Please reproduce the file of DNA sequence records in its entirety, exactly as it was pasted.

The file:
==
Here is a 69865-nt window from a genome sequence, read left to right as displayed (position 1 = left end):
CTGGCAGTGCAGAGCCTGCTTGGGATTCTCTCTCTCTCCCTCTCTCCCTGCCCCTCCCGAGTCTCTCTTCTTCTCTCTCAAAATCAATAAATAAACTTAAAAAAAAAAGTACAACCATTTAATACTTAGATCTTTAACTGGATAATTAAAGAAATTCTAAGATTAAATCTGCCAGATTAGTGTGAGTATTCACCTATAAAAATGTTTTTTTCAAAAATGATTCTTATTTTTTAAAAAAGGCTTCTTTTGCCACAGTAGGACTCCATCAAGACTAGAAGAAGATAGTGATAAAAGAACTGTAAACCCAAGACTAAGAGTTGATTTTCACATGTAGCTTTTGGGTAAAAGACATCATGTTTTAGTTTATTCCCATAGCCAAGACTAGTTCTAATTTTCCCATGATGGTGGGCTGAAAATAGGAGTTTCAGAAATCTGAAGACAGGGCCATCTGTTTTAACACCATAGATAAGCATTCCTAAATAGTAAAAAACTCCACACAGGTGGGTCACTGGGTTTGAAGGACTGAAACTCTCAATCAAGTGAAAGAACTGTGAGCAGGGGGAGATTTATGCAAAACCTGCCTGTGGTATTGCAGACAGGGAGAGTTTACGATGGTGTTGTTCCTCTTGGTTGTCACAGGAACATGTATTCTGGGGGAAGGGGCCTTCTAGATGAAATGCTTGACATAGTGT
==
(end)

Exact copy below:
Here is a 69865-nt window from a genome sequence, read left to right as displayed (position 1 = left end):
CTGGCAGTGCAGAGCCTGCTTGGGATTCTCTCTCTCTCCCTCTCTCCCTGCCCCTCCCGAGTCTCTCTTCTTCTCTCTCAAAATCAATAAATAAACTTAAAAAAAAAAGTACAACCATTTAATACTTAGATCTTTAACTGGATAATTAAAGAAATTCTAAGATTAAATCTGCCAGATTAGTGTGAGTATTCACCTATAAAAATGTTTTTTTCAAAAATGATTCTTATTTTTTAAAAAAGGCTTCTTTTGCCACAGTAGGACTCCATCAAGACTAGAAGAAGATAGTGATAAAAGAACTGTAAACCCAAGACTAAGAGTTGATTTTCACATGTAGCTTTTGGGTAAAAGACATCATGTTTTAGTTTATTCCCATAGCCAAGACTAGTTCTAATTTTCCCATGATGGTGGGCTGAAAATAGGAGTTTCAGAAATCTGAAGACAGGGCCATCTGTTTTAACACCATAGATAAGCATTCCTAAATAGTAAAAAACTCCACACAGGTGGGTCACTGGGTTTGAAGGACTGAAACTCTCAATCAAGTGAAAGAACTGTGAGCAGGGGGAGATTTATGCAAAACCTGCCTGTGGTATTGCAGACAGGGAGAGTTTACGATGGTGTTGTTCCTCTTGGTTGTCACAGGAACATGTATTCTGGGGGAAGGGGCCTTCTAGATGAAATGCTTGACATAGTGT